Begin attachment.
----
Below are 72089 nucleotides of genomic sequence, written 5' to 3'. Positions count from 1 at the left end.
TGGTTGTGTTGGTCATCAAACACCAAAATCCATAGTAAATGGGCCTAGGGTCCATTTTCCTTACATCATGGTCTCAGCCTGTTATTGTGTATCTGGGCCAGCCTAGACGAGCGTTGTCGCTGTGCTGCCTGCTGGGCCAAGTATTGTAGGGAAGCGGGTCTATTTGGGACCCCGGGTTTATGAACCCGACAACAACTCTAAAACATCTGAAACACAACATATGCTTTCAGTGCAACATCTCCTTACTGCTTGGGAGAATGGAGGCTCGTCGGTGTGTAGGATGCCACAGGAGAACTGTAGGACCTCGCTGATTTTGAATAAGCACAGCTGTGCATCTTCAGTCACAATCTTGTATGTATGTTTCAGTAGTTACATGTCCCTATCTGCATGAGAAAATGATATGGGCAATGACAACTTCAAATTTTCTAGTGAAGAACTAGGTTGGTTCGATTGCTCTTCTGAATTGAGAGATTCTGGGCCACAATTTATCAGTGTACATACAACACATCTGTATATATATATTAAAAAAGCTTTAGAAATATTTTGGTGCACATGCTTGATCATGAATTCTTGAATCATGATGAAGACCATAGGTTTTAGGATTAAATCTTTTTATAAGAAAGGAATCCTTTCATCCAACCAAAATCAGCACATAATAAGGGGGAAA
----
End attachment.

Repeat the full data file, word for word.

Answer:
Below are 72089 nucleotides of genomic sequence, written 5' to 3'. Positions count from 1 at the left end.
TGGTTGTGTTGGTCATCAAACACCAAAATCCATAGTAAATGGGCCTAGGGTCCATTTTCCTTACATCATGGTCTCAGCCTGTTATTGTGTATCTGGGCCAGCCTAGACGAGCGTTGTCGCTGTGCTGCCTGCTGGGCCAAGTATTGTAGGGAAGCGGGTCTATTTGGGACCCCGGGTTTATGAACCCGACAACAACTCTAAAACATCTGAAACACAACATATGCTTTCAGTGCAACATCTCCTTACTGCTTGGGAGAATGGAGGCTCGTCGGTGTGTAGGATGCCACAGGAGAACTGTAGGACCTCGCTGATTTTGAATAAGCACAGCTGTGCATCTTCAGTCACAATCTTGTATGTATGTTTCAGTAGTTACATGTCCCTATCTGCATGAGAAAATGATATGGGCAATGACAACTTCAAATTTTCTAGTGAAGAACTAGGTTGGTTCGATTGCTCTTCTGAATTGAGAGATTCTGGGCCACAATTTATCAGTGTACATACAACACATCTGTATATATATATTAAAAAAGCTTTAGAAATATTTTGGTGCACATGCTTGATCATGAATTCTTGAATCATGATGAAGACCATAGGTTTTAGGATTAAATCTTTTTATAAGAAAGGAATCCTTTCATCCAACCAAAATCAGCACATAATAAGGGGGAAA